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“Morton’s Skulls, Gould’s Statistics, and the Objectivity of Data” by Jonathan Kaplan (Oregon State University)

Date: 1:10pm - 2:25pm PDT April 4, 2014 Location: Gregg Pavilion

Gregg Pavilion

In 2011, Lewis et al published a paper arguing that Gould’s criticisms of Morton’s analyses of skull volumes were, broadly, mistaken. Gould had argued that the average differences in the volumes of skulls between the ‘races’ reported by Morton were the result of Morton’s unconscious biases; Gould further argued that more appropriate methods showed no average volume differences of any significance. Lewis et al counter that in fact Morton’s analysis is to be preferred, and Gould’s analysis inappropriate and biased. But both Gould and Lewis et al are mistaken; both attempt, somewhat foolishly,  to analyze data that cannot speak to the questions it is supposed to. In the end, arguments about the best statistical techniques to deploy serve only to obscure the poverty of the data. While it is possible to accurately measure the skulls that Morton happened to collect, and both Gould and Lewis et al believe, in the end, that Morton did so, there is no appropriate way to use those skulls to answer any of the plausibly interesting questions about the ‘populations’ from which those skulls were drawn (often stolen).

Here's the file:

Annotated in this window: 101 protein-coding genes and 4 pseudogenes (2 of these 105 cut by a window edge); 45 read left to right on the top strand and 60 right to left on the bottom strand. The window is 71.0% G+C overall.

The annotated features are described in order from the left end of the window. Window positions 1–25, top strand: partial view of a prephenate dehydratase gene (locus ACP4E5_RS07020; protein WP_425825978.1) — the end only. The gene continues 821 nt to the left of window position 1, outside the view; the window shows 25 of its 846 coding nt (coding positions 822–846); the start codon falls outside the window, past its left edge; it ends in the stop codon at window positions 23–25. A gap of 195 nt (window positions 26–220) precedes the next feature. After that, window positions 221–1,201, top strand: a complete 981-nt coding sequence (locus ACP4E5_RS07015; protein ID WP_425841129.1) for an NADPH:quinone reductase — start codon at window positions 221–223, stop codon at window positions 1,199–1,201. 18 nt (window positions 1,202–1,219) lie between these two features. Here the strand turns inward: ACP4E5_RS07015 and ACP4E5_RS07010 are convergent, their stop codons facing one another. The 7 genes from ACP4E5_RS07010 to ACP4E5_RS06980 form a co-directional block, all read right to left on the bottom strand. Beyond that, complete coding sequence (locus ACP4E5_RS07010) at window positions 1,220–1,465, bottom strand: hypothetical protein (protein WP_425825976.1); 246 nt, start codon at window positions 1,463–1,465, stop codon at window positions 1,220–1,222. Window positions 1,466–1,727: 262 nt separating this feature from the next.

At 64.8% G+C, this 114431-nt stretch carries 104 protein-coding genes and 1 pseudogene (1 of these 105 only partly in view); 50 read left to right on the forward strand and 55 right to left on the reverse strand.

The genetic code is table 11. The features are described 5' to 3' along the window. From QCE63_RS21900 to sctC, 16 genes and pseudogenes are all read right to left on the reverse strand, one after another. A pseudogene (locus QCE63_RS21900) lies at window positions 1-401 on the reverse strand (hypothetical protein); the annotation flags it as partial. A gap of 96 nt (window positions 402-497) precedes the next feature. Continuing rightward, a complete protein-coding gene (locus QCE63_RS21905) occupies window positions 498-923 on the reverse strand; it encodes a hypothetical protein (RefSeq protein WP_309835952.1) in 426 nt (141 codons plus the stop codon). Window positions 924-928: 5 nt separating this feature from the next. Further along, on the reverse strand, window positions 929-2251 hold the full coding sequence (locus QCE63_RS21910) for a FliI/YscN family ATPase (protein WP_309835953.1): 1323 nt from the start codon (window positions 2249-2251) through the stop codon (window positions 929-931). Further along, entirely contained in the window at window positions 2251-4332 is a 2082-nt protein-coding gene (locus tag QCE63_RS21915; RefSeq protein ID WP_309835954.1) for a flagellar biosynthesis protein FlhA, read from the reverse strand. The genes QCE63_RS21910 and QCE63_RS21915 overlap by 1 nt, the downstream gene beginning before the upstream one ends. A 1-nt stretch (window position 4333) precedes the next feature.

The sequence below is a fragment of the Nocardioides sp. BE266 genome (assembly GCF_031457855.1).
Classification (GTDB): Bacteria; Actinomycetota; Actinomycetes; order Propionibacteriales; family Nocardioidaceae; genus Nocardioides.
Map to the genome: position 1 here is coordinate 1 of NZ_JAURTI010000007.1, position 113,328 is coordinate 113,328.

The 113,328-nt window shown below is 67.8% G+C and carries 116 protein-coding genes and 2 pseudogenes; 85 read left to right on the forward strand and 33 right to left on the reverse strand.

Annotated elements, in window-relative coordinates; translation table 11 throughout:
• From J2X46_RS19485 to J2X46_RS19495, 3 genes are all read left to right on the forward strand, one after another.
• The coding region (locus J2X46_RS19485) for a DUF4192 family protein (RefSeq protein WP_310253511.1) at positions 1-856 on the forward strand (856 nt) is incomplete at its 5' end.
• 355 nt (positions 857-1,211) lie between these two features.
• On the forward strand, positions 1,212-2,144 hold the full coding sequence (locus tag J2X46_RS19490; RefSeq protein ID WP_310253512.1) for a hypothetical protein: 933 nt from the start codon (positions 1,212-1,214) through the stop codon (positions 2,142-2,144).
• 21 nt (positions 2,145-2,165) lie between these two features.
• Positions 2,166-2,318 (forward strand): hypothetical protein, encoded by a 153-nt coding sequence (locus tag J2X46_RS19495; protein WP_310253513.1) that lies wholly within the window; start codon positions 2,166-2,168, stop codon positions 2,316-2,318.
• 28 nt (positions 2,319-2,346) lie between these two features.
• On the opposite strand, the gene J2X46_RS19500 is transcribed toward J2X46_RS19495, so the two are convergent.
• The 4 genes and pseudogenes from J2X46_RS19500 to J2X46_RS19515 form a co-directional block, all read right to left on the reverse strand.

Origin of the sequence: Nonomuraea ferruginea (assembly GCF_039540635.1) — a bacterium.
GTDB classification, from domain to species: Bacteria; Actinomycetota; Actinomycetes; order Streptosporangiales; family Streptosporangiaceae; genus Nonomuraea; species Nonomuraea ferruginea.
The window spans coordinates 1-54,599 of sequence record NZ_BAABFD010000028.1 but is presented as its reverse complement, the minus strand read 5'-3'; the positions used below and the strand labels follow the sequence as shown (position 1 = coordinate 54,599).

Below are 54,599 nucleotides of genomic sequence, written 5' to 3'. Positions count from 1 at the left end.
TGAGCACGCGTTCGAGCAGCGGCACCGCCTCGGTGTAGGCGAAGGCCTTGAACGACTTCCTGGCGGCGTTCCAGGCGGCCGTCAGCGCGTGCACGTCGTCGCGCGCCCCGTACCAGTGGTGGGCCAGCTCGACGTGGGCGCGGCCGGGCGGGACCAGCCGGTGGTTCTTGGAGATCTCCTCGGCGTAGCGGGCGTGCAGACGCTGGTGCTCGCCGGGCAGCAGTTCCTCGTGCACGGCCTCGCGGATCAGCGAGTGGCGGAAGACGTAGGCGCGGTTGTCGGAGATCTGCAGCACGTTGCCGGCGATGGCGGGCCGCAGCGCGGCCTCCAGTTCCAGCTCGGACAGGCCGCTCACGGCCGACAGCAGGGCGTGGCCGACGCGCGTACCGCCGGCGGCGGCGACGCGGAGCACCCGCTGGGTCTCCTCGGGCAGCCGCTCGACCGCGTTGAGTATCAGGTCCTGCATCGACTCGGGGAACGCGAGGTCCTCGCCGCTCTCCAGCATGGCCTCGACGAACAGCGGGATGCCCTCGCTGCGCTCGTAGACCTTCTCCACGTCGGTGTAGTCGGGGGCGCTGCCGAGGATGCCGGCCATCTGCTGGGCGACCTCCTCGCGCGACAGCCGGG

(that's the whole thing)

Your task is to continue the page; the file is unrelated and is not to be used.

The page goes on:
Followed by a panel discussion with:

Jay Odenbaugh, Lewis & Clark College
Janet Kourany, University of Notre Dame
Scott Gilbert, Swarthmore College
Jonathan Kaplan, Oregon State University
Quayshawn Spencer, University of San Francisco


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